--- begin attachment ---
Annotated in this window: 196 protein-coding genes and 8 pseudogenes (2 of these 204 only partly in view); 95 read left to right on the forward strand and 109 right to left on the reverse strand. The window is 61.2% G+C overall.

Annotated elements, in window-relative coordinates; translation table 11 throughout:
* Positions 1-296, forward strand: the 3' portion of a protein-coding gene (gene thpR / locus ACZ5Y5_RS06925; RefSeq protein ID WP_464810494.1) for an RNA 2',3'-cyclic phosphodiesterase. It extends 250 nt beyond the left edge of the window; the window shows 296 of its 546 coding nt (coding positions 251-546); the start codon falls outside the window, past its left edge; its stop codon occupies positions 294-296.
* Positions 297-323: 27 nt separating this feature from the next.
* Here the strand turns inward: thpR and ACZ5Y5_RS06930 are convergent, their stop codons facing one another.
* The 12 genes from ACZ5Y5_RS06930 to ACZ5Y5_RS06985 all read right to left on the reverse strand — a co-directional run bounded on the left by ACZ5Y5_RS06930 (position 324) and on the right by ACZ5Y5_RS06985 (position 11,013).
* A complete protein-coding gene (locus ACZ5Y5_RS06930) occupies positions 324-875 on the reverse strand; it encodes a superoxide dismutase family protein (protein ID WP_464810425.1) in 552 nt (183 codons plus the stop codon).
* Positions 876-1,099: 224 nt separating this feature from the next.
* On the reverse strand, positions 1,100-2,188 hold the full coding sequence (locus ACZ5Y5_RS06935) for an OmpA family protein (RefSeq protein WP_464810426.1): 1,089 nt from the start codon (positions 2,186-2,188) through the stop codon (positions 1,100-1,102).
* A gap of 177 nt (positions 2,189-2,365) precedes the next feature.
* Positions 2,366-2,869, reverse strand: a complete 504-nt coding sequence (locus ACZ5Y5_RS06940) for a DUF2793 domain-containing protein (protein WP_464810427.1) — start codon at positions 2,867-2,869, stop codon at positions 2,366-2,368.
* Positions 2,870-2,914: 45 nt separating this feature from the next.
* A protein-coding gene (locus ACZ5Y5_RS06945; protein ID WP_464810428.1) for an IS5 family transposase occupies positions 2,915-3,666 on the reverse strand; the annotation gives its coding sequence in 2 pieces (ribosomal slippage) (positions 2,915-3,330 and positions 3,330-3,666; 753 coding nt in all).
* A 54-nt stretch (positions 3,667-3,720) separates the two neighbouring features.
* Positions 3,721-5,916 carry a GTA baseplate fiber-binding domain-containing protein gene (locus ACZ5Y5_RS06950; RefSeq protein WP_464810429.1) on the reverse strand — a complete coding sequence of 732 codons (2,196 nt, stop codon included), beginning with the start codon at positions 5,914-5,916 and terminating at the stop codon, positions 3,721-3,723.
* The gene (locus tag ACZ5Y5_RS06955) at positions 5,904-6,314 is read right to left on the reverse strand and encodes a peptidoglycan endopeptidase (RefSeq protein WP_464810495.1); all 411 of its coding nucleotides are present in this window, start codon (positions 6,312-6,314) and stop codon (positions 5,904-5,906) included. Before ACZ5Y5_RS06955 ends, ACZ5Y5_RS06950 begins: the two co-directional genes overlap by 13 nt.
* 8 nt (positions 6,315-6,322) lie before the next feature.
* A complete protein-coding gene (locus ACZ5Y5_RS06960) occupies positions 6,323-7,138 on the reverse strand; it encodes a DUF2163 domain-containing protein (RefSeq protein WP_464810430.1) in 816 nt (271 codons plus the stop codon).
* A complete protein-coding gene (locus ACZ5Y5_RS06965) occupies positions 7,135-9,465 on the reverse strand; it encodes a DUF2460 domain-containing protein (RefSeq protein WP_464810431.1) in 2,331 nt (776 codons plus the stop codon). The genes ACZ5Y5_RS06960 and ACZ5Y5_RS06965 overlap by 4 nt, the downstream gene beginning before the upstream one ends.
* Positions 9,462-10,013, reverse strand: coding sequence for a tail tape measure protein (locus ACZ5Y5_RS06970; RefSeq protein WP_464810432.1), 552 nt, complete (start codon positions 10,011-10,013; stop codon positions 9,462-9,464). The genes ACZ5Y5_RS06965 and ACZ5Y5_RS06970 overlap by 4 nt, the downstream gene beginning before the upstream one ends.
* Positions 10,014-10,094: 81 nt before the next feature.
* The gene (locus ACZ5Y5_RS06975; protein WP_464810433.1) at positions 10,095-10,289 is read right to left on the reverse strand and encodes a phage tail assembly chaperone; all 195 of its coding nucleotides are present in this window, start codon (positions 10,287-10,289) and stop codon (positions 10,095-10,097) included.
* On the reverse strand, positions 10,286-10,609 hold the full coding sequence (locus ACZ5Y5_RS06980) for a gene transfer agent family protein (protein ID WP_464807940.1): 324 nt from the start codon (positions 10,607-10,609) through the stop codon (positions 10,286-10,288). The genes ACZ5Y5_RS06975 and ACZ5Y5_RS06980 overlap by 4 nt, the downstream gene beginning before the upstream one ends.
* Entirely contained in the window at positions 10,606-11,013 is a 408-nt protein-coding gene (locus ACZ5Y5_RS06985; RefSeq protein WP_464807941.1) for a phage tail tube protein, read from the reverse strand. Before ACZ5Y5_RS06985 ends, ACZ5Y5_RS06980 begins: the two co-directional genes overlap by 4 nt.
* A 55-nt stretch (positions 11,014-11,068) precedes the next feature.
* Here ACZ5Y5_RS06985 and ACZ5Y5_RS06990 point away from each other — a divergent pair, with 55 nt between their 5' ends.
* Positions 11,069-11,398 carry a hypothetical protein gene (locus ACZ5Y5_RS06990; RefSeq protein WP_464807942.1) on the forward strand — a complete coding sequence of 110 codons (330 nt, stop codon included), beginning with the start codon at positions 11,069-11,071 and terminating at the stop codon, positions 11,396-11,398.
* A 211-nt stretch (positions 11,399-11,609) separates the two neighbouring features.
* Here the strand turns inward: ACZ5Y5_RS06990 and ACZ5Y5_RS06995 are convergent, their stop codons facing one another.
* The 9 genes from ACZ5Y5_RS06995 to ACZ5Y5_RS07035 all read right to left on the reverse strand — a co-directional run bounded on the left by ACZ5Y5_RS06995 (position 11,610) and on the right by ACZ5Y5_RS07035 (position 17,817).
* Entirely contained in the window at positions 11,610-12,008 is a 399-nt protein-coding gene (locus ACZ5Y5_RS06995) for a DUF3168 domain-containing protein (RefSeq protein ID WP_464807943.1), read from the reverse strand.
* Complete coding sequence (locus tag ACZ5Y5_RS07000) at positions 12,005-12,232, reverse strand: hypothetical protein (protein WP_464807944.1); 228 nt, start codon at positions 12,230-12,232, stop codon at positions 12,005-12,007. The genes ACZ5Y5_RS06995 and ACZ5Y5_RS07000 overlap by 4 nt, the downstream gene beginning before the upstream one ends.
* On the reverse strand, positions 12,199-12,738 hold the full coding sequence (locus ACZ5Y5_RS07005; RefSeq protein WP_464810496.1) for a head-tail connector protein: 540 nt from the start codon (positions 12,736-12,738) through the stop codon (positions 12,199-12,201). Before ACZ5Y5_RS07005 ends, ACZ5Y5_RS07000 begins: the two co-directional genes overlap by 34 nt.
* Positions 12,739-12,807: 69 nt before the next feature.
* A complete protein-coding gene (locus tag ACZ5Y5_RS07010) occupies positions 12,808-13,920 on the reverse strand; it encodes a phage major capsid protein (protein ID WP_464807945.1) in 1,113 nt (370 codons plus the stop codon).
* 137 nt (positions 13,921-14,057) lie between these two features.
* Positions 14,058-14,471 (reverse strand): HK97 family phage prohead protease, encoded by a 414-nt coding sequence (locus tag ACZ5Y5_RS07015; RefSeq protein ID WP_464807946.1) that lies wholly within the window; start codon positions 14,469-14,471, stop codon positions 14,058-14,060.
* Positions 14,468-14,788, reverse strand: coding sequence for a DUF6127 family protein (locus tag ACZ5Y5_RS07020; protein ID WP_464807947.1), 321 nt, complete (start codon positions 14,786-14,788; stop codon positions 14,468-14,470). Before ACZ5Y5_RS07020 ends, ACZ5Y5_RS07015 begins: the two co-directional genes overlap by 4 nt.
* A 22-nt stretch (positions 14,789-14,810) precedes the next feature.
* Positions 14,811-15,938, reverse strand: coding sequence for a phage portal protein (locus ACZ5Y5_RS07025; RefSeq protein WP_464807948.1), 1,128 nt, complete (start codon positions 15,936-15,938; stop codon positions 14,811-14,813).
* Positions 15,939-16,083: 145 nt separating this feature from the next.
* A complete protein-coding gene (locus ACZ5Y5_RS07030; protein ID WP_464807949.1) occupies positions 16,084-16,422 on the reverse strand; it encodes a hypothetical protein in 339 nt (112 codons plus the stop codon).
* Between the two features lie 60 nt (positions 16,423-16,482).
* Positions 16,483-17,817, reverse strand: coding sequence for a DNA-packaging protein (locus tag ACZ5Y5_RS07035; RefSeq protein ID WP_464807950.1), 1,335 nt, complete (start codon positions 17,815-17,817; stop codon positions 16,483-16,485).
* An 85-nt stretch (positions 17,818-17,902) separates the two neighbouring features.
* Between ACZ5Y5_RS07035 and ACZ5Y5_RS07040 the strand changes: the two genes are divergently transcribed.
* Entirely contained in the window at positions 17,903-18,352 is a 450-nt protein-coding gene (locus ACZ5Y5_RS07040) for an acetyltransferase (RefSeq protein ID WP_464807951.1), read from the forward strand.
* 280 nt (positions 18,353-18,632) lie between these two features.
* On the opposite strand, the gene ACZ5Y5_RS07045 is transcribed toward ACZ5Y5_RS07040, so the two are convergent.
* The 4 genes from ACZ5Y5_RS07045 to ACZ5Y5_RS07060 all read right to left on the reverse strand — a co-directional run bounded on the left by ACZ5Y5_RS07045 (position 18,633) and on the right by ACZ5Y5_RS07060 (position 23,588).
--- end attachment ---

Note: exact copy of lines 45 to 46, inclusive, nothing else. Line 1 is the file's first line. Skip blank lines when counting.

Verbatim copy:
* An 85-nt stretch (positions 17,818-17,902) separates the two neighbouring features.
* Between ACZ5Y5_RS07035 and ACZ5Y5_RS07040 the strand changes: the two genes are divergently transcribed.